Lauren is not so much a designer as a connoisseur, calling our attention to the things he appreciates. Other designers, masters of fashion, like Yves Saint Laurent, Emanuel Ungaro, Valentino, Galanos, Geoffrey Beene, trade on images that are specifically upper class but work in terms that are inventive and abstract. Lauren deals in the familiar, and his terms are loaded. One looks at an outfit by Saint Laurent and is informed by the sophistication of its cut and the sumptuousness of its fabric that the woman wearing it must be wealthy. One looks at an outfit by Lauren and concludes that the woman wearing it is wealthy because that is the way wealthy women supposedly look.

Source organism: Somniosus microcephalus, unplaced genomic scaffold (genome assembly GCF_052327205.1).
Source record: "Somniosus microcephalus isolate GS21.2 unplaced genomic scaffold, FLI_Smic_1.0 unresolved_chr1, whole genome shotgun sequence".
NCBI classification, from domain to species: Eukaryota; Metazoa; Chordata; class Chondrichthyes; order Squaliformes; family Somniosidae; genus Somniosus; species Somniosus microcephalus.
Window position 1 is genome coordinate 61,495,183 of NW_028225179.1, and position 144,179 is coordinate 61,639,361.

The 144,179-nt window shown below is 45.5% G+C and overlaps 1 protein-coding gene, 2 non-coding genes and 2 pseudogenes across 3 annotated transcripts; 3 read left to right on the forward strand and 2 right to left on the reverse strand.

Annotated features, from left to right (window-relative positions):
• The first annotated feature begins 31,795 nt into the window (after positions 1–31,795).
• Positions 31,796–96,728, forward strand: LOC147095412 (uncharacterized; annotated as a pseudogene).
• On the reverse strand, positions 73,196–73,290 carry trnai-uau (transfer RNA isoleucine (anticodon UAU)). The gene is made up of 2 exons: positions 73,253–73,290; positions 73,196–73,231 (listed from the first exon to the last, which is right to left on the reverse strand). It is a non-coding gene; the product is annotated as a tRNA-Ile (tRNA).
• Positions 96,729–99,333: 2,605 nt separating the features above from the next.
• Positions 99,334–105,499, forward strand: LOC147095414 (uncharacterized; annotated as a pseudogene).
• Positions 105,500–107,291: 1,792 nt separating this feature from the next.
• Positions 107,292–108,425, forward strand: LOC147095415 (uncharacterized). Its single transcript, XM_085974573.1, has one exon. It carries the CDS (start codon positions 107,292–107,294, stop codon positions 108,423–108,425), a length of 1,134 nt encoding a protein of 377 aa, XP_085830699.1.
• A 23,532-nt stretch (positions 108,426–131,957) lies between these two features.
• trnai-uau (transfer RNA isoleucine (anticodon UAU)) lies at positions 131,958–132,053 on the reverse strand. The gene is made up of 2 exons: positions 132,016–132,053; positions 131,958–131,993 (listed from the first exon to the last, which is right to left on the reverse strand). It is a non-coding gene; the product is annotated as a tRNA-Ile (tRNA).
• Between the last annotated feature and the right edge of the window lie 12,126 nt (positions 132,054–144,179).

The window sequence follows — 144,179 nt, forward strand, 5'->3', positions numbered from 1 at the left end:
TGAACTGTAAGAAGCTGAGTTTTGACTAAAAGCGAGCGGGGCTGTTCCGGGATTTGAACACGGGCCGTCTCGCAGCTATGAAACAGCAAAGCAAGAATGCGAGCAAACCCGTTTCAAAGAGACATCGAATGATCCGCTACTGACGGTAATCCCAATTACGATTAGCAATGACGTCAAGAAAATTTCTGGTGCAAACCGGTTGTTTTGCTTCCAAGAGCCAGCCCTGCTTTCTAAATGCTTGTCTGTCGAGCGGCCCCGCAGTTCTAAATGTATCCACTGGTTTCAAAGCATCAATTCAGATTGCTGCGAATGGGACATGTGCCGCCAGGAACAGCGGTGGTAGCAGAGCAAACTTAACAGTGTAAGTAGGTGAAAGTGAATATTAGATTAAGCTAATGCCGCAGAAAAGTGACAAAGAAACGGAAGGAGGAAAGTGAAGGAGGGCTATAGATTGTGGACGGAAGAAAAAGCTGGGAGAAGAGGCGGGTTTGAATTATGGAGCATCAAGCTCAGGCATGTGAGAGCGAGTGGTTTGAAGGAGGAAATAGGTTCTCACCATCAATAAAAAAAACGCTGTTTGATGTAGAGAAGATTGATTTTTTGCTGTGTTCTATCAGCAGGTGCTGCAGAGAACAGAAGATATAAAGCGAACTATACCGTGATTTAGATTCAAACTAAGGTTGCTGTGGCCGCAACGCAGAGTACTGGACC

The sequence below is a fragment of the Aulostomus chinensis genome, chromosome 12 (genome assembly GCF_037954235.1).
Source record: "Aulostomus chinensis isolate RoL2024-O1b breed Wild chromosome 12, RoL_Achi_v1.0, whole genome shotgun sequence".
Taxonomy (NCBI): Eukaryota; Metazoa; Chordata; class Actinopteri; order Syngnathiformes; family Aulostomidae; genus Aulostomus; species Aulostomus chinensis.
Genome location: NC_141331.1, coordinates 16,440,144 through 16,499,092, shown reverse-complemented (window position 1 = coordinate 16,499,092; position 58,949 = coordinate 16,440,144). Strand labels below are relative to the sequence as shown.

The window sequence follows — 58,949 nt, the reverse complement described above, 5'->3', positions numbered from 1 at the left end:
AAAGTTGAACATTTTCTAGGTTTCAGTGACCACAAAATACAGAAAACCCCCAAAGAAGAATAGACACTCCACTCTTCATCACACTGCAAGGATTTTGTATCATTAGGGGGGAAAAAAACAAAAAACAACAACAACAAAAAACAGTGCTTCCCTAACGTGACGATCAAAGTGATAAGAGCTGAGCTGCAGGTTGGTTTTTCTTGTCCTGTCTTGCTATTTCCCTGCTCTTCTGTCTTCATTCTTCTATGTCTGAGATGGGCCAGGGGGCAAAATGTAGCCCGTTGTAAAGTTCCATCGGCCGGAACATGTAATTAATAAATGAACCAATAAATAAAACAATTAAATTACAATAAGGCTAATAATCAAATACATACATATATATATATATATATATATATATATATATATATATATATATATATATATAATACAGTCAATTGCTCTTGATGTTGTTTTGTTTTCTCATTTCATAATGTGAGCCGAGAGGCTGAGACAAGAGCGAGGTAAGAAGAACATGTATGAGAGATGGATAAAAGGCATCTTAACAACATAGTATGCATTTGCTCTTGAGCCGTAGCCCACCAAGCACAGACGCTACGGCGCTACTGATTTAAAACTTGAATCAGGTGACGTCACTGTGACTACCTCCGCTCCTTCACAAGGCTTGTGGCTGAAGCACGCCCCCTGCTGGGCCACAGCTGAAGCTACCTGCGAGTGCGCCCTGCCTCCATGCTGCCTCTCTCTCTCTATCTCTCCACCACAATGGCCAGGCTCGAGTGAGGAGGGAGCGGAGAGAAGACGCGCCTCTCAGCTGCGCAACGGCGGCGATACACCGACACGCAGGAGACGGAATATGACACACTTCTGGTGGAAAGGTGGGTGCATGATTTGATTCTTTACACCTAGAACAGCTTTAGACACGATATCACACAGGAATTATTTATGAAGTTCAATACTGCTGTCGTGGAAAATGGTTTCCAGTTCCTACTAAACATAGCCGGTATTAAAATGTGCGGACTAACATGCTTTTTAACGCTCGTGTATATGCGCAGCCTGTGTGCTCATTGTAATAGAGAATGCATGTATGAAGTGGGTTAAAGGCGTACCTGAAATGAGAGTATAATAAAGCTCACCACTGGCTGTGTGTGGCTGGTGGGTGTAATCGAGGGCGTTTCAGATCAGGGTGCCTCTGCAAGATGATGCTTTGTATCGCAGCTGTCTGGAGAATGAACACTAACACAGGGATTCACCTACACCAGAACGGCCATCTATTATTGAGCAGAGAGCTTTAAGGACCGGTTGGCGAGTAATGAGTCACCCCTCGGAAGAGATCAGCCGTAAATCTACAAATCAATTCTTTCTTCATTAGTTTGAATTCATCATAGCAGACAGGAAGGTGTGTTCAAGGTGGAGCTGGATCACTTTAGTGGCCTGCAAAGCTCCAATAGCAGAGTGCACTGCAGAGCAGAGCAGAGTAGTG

In books like Sinclair Lewis’s Dodsworth and almost anything by Charles Dickens, in movies like Alice Adams, The Promoter, and Stella Dallas, in Pygmalion and, more recently, in Me and My Girl, people imitate their betters, only to be punished for their ambition (sometimes) and to learn that their betters aren’t really better off after all in any of the ways that matter. In Lauren’s version of the story, however, upward striving not only goes unpunished, it is applauded as the apotheosis of a self-made man. He ascends to the realm of the rich and discovers it to be a far nicer world than the one the middle class inhabits; he savors its every detail. This is the romance, an American parable in the manner of popular fiction like Ellis Island and confirming that America is still the land of opportunity, that the path to the top may be narrow but it’s open. We look at Lauren in his various poses and think, Oh, come off it, but all the while some sentimental voice in our head is saying, Well, good for you. And the moral to be drawn from his story is reassuring: if he has acquired all this for himself, then it’s accessible to us, too.